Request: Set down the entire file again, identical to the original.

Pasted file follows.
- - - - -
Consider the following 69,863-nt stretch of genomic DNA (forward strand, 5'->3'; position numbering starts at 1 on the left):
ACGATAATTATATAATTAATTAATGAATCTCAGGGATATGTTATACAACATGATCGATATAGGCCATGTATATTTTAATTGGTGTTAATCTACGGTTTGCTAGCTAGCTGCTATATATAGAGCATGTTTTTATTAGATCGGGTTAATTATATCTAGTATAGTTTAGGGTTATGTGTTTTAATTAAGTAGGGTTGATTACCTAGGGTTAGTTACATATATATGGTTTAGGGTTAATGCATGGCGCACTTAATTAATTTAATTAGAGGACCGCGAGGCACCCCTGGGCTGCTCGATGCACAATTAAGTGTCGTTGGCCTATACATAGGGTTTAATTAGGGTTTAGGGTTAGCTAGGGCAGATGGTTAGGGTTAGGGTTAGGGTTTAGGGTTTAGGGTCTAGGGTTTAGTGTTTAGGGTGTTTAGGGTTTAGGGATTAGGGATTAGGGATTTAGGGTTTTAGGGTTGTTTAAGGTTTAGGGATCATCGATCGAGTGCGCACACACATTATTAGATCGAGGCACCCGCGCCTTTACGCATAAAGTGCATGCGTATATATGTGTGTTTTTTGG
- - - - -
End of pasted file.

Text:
Consider the following 69,863-nt stretch of genomic DNA (forward strand, 5'->3'; position numbering starts at 1 on the left):
ACGATAATTATATAATTAATTAATGAATCTCAGGGATATGTTATACAACATGATCGATATAGGCCATGTATATTTTAATTGGTGTTAATCTACGGTTTGCTAGCTAGCTGCTATATATAGAGCATGTTTTTATTAGATCGGGTTAATTATATCTAGTATAGTTTAGGGTTATGTGTTTTAATTAAGTAGGGTTGATTACCTAGGGTTAGTTACATATATATGGTTTAGGGTTAATGCATGGCGCACTTAATTAATTTAATTAGAGGACCGCGAGGCACCCCTGGGCTGCTCGATGCACAATTAAGTGTCGTTGGCCTATACATAGGGTTTAATTAGGGTTTAGGGTTAGCTAGGGCAGATGGTTAGGGTTAGGGTTAGGGTTTAGGGTTTAGGGTCTAGGGTTTAGTGTTTAGGGTGTTTAGGGTTTAGGGATTAGGGATTAGGGATTTAGGGTTTTAGGGTTGTTTAAGGTTTAGGGATCATCGATCGAGTGCGCACACACATTATTAGATCGAGGCACCCGCGCCTTTACGCATAAAGTGCATGCGTATATATGTGTGTTTTTTGG